Date of Award
Doctor of Philosophy (PhD)
Purpose and Background: Several factors have been associated with excess weight gain in adolescents, including loss of sleep. The purpose of this study was to examine the effect of sleep quality, quantity, latency, and hygiene on appetite, dietary intake, and body mass indices (BMI) of adolescents.
Theoretical Framework: Orem’s Self-Care Deficit Theory guided this study to examine the relationship of adolescents’ sleep effects on their appetite, dietary intake, and BMI.
Specific Aims: 1. To analyze demographics, sleep quality, sleep quantity, sleep latency, and sleep hygiene of adolescents and determine the levels of appetite, dietary intake, and BMI levels of adolescents. 2. To analyze demographics, sleep quality, sleep quantity, sleep latency, and sleep hygiene and determine the relationship to appetite, dietary intake, and BMI levels of adolescents. 3. To determine to what extent demographics, sleep quality, sleep quantity, sleep latency, and sleep hygiene affect appetite, dietary intake, and BMI levels of adolescents.
Sample: Adolescents aged 12-18 years from upper Midwest churches were recruited for enrollment. A sample of 76 participants completed the study. Data collection of sleep was measured for five days and nights.
Method: This study used Fitbits (α = 0.88), and the Pittsburgh Sleep Quality Index (r = .85) to measure sleep quality, sleep quantity, and sleep latency. BMI levels were assessed; a Visual Analog Scale (α = 0.84) measured adolescents’ appetites. The Block Kids Food Screener (α = .88) measured dietary intake. The Adolescent Sleep Hygiene Practice Scale (α = .84) measured the adolescent’s sleep hygiene.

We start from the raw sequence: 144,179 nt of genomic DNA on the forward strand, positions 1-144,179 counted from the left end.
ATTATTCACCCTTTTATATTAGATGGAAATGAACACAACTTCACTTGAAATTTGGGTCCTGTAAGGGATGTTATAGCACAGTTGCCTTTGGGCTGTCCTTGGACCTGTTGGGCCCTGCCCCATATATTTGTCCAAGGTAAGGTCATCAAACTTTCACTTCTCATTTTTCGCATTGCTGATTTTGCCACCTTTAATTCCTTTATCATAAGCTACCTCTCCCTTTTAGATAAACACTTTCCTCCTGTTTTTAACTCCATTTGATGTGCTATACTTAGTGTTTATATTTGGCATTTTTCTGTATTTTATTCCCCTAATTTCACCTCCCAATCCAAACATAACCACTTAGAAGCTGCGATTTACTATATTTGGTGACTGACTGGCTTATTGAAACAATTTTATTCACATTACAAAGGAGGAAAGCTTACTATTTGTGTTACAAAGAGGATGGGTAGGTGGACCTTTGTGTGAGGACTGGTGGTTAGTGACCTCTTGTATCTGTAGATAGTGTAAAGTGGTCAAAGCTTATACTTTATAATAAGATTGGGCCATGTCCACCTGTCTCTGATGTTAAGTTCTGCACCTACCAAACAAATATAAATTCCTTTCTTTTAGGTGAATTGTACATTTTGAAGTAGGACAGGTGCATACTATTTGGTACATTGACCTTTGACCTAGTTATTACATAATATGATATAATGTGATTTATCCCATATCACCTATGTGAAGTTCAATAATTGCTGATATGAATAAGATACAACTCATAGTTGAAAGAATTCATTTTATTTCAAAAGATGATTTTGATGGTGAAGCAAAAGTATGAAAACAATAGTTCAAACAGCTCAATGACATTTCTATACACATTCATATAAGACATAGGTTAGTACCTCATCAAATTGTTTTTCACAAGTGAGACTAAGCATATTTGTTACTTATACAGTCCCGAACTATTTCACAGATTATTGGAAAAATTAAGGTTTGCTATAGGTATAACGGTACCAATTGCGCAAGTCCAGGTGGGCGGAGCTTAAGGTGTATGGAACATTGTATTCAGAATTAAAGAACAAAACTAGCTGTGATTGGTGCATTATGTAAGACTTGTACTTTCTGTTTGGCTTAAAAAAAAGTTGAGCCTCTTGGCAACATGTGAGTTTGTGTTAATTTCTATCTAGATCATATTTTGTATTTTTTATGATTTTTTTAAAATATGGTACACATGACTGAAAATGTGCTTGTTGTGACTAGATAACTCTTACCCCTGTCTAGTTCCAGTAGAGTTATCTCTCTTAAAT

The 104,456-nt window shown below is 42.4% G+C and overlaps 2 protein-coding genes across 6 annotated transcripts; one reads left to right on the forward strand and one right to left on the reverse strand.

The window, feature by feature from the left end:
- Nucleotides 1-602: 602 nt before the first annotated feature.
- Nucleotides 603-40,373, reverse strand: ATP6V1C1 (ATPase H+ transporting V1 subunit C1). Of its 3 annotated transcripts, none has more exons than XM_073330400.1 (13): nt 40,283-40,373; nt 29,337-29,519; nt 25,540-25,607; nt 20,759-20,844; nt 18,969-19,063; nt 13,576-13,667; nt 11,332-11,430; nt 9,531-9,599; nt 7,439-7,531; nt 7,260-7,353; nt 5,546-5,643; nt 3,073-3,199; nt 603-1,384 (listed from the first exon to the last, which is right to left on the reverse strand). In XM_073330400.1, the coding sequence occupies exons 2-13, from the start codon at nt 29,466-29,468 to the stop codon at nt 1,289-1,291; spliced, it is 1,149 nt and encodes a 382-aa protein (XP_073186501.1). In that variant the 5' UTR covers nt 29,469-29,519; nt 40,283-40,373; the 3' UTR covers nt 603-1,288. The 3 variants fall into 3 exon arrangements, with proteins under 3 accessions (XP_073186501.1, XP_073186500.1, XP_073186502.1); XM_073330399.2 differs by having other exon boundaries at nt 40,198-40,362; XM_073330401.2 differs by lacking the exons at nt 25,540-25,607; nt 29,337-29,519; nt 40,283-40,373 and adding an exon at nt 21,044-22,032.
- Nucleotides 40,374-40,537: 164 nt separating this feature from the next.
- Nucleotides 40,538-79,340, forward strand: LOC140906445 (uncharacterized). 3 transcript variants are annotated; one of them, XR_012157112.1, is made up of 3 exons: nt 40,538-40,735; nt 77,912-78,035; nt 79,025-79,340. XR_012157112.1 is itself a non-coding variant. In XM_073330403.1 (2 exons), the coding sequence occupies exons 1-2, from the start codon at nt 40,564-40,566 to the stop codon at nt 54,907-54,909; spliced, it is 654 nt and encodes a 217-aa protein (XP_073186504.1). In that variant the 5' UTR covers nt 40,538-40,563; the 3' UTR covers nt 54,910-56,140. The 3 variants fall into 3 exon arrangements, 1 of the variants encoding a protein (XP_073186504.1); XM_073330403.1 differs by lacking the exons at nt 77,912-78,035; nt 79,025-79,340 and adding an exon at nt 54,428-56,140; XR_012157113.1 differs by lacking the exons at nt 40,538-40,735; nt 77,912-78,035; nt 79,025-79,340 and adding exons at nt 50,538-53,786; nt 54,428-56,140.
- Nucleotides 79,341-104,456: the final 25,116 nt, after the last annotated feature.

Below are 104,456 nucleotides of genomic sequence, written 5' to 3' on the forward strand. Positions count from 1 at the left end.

Analysis: Sleep quality, quantity, latency, demographics, BMI levels, dietary intake, and appetite levels were reported as frequencies. Correlations and regression analyses were used to determine the effects of sleep quality, quantity, latency, and hygiene on the participants’ appetite, dietary intake, and BMI levels.
Results: The Pittsburgh Sleep Quality Index indicated that 39.5% of participants had poor sleep quality, 75% of participants had inadequate sleep time (7.48 hours). Short sleep latency was found in 73.7% of the participants. The global Pittsburgh Sleep Quality Index was associated with increased appetite (r = .33, p < .01). The participant’s age was associated with increased BMI (r = .37, p < .01). Regression results indicated that sleep quality, quantity, latency, and hygiene were not statistically significant with appetite, dietary intake, or BMI.
Study implications: This study has identified factors for future nursing intervention studies to explore sleep hygiene practices for improvement of overall health.
Juelich, Janell Faye, "Effect Of Adolescent Sleep Quality On Appetite, Dietary Intake, And Body Mass Index" (2021). Theses and Dissertations. 3929.